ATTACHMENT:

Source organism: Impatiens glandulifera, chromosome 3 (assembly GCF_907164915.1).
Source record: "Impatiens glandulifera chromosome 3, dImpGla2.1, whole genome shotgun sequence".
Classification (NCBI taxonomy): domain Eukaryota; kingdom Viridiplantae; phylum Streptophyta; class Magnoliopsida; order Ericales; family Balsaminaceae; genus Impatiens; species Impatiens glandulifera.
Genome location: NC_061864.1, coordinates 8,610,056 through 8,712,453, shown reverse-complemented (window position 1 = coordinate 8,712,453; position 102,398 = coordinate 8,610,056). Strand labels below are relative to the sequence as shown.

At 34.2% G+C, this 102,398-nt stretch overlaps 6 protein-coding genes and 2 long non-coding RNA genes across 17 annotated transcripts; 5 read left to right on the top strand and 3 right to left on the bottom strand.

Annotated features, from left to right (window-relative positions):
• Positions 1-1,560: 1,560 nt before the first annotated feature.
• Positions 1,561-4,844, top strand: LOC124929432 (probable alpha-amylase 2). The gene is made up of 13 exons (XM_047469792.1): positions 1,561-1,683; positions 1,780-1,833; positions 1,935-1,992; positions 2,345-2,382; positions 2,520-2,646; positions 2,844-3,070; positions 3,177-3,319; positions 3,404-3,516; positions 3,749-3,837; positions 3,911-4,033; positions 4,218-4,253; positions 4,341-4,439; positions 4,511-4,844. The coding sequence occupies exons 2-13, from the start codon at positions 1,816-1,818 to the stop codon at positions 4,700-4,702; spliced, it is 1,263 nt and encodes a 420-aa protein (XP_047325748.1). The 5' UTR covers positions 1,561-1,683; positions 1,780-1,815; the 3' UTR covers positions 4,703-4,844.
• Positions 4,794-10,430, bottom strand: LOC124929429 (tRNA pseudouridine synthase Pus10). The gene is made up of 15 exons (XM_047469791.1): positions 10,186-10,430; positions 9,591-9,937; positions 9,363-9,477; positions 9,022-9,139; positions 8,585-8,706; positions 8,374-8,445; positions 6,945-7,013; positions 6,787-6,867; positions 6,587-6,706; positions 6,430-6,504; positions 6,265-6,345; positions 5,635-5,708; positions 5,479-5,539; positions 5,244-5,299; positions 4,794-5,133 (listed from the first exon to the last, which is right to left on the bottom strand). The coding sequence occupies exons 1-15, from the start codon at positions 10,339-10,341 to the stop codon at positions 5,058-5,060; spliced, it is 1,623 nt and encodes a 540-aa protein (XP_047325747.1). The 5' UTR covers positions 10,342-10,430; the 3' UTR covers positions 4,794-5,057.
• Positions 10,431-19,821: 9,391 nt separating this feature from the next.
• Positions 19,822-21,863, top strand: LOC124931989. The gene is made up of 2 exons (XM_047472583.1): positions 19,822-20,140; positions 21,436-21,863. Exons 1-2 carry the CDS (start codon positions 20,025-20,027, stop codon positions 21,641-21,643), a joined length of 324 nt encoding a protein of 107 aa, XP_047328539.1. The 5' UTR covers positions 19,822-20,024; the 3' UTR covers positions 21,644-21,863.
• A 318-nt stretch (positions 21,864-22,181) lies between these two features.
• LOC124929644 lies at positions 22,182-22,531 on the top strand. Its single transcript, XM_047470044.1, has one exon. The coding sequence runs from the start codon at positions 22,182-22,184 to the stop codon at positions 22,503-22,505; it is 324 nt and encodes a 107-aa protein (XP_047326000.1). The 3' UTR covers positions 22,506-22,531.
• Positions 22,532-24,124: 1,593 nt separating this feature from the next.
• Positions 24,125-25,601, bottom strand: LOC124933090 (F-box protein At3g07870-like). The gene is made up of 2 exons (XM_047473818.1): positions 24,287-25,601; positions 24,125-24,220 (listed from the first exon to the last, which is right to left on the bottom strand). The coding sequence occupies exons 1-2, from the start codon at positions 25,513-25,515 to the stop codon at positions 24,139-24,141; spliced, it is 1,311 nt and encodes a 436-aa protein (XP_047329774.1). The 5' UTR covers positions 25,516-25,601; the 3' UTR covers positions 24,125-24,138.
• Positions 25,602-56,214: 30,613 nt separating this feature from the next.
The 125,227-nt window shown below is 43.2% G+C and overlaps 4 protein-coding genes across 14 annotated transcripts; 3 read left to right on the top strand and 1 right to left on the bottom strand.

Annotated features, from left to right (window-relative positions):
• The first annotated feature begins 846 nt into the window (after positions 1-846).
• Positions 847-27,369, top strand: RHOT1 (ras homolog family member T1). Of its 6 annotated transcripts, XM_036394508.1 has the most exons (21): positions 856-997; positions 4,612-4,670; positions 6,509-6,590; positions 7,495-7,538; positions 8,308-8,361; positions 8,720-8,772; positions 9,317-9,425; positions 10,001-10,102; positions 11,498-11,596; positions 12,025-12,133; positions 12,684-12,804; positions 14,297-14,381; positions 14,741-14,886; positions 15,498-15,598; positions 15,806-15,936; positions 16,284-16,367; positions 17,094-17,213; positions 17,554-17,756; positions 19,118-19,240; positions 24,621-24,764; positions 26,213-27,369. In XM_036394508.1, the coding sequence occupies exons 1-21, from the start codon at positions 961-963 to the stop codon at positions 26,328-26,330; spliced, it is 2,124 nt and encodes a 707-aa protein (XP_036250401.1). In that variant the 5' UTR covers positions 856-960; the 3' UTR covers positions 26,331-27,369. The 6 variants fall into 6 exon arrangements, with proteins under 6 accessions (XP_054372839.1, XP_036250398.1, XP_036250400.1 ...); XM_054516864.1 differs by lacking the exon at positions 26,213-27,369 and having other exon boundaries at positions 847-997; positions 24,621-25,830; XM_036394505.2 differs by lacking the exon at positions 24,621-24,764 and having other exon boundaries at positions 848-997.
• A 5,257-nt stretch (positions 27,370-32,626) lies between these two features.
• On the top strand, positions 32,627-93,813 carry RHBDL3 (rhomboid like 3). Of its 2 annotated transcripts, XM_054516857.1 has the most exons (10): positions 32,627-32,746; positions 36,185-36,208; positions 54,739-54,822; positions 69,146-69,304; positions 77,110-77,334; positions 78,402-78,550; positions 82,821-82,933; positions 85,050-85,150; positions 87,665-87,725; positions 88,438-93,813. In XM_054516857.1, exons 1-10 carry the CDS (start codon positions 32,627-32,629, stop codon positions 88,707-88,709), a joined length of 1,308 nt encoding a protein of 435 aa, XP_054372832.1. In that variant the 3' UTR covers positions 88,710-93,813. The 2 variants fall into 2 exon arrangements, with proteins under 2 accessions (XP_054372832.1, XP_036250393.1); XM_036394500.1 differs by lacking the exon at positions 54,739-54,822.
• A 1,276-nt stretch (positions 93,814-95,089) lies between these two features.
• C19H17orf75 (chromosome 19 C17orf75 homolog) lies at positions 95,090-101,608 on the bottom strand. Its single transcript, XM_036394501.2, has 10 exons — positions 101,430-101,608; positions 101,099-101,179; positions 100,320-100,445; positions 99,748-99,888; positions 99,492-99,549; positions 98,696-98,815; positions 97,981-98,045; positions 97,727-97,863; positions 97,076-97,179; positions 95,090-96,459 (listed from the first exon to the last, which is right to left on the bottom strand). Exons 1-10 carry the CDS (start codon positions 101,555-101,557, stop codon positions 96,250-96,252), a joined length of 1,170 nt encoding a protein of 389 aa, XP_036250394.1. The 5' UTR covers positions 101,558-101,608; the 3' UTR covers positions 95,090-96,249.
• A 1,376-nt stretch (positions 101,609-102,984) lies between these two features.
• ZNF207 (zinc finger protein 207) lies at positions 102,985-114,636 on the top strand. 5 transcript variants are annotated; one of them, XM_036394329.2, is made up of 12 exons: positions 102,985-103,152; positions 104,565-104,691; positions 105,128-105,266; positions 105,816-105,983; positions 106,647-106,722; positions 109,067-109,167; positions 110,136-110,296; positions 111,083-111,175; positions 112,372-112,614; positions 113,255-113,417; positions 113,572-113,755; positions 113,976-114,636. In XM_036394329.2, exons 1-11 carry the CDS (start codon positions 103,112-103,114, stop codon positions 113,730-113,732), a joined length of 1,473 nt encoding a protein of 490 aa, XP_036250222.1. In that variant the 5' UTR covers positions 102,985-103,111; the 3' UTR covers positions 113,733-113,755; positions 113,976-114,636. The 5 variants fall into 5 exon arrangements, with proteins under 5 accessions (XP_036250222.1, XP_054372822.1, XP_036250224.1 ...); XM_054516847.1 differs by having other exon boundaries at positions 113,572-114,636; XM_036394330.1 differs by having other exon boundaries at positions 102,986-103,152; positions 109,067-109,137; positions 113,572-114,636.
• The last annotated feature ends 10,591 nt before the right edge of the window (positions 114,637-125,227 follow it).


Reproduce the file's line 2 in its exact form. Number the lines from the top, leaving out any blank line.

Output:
Source record: "Impatiens glandulifera chromosome 3, dImpGla2.1, whole genome shotgun sequence".